Third-year safety M.D. Jennings has had a rather difficult 2013 season. In fact, he's been so bad that it's officially time for the Green Bay Packers to replace Jennings with second-year safety Sean Richardson.
The Packers have had one of the worst defenses in the league this year. The main culprit for the defensive struggles has been the inability to stop the passing game.
On the year, the Packers are giving up an average of 252.9 passing yards per game, the 11th most in the NFL. The 26 touchdowns they've allowed through the air are the seventh most in the league and their nine interceptions are good enough for the third fewest through 14 games.
Simply put, Green Bay needs to improve its pass defense, and the way to start moving in that direction is to replace Jennings with Richardson at safety. Here's a look at why the Packers should make this decision.
The Struggles of M.D. Jennings
The following tweet from Ben Fennell of NFL Films basically sums up the Packers defense with Jennings on the field:
Opposing offenses are able to dominate Green Bay with Jennings in the secondary. Take a look at how poorly he's been graded by Pro Football Focus this season (subscription required):
|M.D. Jennings PFF Grades|
|Via Pro Football Focus|
The only aspect of Jennings' game that is decent is his run support. However, his massive struggles throughout the rest of his game completely hide any good plays he might make against the run.
All of these poor statistics show up on the game film week after week. Here's a play from the Packers' Week 15 matchup against the Atlanta Falcons that shows Jennings' shortcomings perfectly.
As you can see in the picture below, the Packers are in a Cover 1 coverage scheme with Jennings playing the deep safety. That means he is the last line of defense between the Falcons and a touchdown.
The Falcons run wide receiver Drew Davis on a slant across the middle of the field. Safety Morgan Burnett fails to make a play on the ball originally, which sets up a one-on-one matchup between Davis and Jennings.
Unfortunately, Jennings completely misses the tackle and this allows Davis to walk into the end zone.
It's this type of inability to make a play when the Packers need one that should ultimately land Jennings on the bench for the remainder of the season.
The Solid Play of Sean Richardson
Since we started with a tweet from Ben Fennell of NFL Films, let's do the same with Richardson and see the difference in performance:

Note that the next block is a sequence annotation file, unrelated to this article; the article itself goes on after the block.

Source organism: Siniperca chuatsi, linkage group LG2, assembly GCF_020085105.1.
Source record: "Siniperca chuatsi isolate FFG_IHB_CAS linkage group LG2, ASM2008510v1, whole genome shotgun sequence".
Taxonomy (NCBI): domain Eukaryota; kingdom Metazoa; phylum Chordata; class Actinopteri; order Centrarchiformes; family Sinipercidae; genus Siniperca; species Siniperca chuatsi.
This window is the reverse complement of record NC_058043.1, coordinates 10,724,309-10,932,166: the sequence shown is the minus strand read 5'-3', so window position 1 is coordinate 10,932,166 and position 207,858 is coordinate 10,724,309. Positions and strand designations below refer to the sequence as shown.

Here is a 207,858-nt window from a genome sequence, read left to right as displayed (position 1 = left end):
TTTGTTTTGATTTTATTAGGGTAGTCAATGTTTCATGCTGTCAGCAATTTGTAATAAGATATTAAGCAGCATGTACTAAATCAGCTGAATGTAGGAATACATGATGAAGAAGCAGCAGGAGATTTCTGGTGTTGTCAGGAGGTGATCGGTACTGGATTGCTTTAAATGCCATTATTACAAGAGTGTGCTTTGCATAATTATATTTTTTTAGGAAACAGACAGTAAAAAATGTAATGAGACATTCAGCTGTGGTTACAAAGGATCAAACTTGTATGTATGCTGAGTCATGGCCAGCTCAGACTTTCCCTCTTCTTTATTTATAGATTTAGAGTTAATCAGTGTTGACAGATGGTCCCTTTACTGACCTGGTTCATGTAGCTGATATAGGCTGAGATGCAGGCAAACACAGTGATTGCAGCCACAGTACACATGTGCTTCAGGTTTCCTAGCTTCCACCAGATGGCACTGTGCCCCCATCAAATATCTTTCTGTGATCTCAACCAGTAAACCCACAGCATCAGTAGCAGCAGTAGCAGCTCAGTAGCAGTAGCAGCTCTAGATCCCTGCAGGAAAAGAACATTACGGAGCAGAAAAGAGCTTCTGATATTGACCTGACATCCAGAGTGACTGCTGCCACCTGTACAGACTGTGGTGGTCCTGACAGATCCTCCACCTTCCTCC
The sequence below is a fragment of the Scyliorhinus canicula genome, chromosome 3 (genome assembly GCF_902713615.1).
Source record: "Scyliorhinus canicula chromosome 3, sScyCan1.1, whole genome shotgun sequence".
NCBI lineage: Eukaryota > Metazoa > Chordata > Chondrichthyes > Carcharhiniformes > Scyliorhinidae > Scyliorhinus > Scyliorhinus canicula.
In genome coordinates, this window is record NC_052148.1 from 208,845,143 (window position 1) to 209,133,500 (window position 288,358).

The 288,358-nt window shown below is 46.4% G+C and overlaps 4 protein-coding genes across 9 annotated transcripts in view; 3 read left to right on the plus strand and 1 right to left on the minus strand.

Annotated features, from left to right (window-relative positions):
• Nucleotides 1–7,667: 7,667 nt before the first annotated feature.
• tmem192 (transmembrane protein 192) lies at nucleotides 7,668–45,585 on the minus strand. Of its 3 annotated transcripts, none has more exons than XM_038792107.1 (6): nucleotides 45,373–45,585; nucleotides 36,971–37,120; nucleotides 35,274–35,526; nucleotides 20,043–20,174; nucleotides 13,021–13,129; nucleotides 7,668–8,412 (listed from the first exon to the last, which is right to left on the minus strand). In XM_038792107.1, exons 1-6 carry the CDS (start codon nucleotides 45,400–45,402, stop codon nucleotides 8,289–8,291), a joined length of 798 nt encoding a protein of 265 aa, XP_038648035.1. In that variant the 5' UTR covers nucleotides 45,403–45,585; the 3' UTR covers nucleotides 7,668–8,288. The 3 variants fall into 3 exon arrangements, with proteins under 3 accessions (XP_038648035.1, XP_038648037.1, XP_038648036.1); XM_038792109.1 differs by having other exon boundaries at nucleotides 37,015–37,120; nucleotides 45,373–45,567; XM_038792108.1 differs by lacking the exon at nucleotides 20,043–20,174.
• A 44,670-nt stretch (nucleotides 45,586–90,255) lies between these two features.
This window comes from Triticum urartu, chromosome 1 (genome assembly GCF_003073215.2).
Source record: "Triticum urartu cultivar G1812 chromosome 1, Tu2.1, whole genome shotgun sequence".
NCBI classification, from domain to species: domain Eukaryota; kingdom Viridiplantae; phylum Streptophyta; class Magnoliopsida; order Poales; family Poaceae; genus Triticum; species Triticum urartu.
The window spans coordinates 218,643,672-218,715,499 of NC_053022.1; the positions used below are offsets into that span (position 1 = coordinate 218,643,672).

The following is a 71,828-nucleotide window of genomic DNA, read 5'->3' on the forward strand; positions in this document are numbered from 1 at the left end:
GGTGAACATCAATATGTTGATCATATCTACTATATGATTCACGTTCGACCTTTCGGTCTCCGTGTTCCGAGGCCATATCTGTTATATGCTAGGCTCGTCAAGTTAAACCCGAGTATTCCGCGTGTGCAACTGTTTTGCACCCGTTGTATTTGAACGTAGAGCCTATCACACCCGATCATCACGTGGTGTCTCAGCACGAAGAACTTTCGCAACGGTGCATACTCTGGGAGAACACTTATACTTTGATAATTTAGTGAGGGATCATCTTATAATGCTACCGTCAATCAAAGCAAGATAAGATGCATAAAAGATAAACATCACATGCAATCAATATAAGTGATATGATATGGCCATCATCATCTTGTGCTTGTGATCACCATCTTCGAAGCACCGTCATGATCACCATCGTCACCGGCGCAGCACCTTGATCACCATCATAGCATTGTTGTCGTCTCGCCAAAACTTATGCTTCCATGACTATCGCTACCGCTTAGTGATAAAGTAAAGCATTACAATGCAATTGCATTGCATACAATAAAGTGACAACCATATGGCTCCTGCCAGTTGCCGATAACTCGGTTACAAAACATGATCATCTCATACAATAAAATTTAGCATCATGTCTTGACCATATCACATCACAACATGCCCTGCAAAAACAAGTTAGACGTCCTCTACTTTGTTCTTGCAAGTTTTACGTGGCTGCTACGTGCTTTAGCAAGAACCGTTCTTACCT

The most important thing to see here is the turnovers that the Packers created against the Dallas Cowboys with Richardson on the field. Also, Green Bay recorded two of its three sacks with Richardson in.
Let's take a look at a play against Atlanta that displays the difference between Richardson and Jennings. The play we'll look at is a run play to Jacquizz Rodgers. The first thing to notice in the picture below is how deep Richardson is when the ball is snapped.
However, Richardson explodes and is in position to make a play on Rodgers right at the line of scrimmage.
What makes this play so clutch for Richardson is the fact that there is so much open field behind him. If he doesn't make this tackle, Rodgers would likely pick up a huge chunk of yards.
Unlike Jennings, Richardson makes ideal contact with Rodgers and is able to bring him down. He stops a potentially large gain while showing off his instincts and sound fundamentals.
With the Packers controlling their own destiny to the playoffs they are going to need their defense to play solid football now more than ever. They can't afford missed tackles or blown coverage.
While Jennings isn't the lone problem with the Packers defense, he's certainly a big one. By replacing Jennings with Richardson the Packers would get an impact player in the secondary who isn't prone to making game-changing mistakes.
Now there still may be some talent in Jennings that the Packers haven't tapped into just yet; however, his poor showing on the field and his inability to make plays when Green Bay needs it is why it's time for Jennings to hit the bench and for Richardson to find himself in the starting lineup.